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JFE Steel, Nucor to turn out auto sheet in Mexico

TOKYO -- Japan's JFE Steel said Thursday it will build a $270 million automotive sheet plant in Mexico -- a growing production hub for the auto industry -- with U.S. partner Nucor.

The duo will create a 50-50 joint venture to set up the facility in central Mexico's Bajio region. The plant, which will process lightweight high-tensile automotive steel sheet, will supply to such customers as Japanese automakers operating in the area. With an annual output capacity of 400,000 tons, the plant is scheduled to begin operations in 2019.

Nucor is strong in electric furnaces, which turn steel scrap into products. The JFE Holdings unit is a major provider of products made in blast furnaces, which use iron ore and coal as feedstock. Working with Nucor will allow the Japanese company to expand its product lineup to include the upscale automotive sheet turned out by electric furnaces.

While electric furnaces present surface treatment and quality management challenges, they are more cost competitive. So JFE Steel hopes the new products will win fresh supply contracts from automakers.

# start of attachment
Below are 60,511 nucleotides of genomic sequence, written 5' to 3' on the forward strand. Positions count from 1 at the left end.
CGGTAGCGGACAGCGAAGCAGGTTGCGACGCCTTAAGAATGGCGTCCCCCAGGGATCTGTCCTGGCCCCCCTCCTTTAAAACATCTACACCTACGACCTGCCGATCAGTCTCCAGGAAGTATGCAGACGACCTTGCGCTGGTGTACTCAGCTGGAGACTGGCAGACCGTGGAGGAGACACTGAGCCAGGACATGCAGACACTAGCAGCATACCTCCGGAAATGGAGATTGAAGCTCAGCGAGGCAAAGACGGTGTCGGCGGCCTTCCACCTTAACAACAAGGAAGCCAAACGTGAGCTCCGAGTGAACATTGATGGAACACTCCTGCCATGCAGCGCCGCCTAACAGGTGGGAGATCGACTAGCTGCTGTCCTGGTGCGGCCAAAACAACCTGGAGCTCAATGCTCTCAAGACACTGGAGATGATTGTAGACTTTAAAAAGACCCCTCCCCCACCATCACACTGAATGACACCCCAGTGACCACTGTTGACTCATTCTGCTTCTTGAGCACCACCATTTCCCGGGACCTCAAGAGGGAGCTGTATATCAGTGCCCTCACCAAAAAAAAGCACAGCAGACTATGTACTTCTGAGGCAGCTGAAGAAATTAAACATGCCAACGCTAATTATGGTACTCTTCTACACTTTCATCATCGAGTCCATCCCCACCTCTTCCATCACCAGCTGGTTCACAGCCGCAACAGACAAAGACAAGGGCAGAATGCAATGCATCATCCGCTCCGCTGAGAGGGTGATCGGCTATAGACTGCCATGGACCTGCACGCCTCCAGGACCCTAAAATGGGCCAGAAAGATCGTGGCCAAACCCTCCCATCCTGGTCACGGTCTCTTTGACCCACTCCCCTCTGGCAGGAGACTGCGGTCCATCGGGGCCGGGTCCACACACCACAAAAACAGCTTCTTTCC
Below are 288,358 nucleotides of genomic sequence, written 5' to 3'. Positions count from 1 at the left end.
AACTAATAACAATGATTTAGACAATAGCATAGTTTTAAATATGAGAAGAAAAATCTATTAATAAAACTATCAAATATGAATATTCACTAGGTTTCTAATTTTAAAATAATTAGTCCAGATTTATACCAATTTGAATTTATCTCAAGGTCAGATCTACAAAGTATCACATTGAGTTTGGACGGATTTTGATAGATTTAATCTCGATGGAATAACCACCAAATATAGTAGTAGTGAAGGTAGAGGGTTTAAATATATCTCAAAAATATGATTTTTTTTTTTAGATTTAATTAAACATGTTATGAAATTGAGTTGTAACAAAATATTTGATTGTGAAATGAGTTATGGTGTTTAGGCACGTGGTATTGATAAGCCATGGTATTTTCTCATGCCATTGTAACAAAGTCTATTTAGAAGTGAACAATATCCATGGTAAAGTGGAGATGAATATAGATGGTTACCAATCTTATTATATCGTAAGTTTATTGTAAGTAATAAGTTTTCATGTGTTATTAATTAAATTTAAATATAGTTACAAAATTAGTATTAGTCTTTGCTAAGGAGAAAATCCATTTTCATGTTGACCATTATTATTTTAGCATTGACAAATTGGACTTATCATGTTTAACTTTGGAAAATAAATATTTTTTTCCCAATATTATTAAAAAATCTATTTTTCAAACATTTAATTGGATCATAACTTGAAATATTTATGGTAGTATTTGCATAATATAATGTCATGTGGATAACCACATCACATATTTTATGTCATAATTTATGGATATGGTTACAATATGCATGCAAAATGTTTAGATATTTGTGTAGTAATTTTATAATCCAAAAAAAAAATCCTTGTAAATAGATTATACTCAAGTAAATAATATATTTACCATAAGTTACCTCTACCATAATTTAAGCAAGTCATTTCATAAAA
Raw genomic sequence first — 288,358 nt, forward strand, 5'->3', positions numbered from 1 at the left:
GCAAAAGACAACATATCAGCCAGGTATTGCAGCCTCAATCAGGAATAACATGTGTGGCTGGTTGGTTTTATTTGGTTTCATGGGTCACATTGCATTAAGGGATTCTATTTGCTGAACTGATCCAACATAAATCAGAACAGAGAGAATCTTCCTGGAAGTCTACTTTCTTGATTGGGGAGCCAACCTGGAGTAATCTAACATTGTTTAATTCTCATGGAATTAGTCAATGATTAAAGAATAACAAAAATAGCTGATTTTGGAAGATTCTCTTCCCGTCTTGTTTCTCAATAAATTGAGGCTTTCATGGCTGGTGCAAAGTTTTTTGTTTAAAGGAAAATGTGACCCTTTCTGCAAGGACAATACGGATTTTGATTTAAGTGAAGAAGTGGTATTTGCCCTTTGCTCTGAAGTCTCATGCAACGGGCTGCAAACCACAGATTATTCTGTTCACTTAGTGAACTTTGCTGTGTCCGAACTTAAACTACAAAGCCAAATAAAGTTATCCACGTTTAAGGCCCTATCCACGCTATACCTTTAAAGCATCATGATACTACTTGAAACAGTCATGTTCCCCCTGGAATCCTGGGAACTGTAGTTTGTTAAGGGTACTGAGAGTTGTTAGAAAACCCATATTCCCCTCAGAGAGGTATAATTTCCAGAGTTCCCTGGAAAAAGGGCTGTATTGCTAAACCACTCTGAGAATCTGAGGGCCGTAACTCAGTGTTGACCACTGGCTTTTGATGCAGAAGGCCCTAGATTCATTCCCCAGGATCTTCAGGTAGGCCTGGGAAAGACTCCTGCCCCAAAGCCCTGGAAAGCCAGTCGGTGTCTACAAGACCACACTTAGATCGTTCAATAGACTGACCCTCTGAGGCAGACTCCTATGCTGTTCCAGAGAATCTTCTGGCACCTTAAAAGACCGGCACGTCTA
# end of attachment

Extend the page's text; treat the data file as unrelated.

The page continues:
JFE Steel's Hiromu Oka said Nucor's strong finances and similarities in management style contributed to the decision to choose the U.S. company as a partner.

Last year, automobile production in Mexico reached a record 3,399,000 units, excluding large buses and trucks, with exports also rising to an unprecedented level. Annual output is expected to reach 5 million units in 2020, according to some estimates. Even with some fluctuations in the market, "Mexico is growing into a global production hub of cars and therefore steady growth can be expected," Oka said.

By gaining a foothold in Mexico, JFE Steel seeks to catch up with such rivals as Nippon Steel & Sumitomo Metal.

In Indonesia, JFE opened an auto sheet processing plant in January. Vietnam's first blast furnace steelworks, operated by a company partly owned by JFE, will go online this summer.

With Japanese demand for steel products seen falling off around 2020, the year of the Tokyo Olympics, the company aims to establish globally competitive operations with high-value-added products that competitors in emerging countries cannot yet offer.

(Nikkei)

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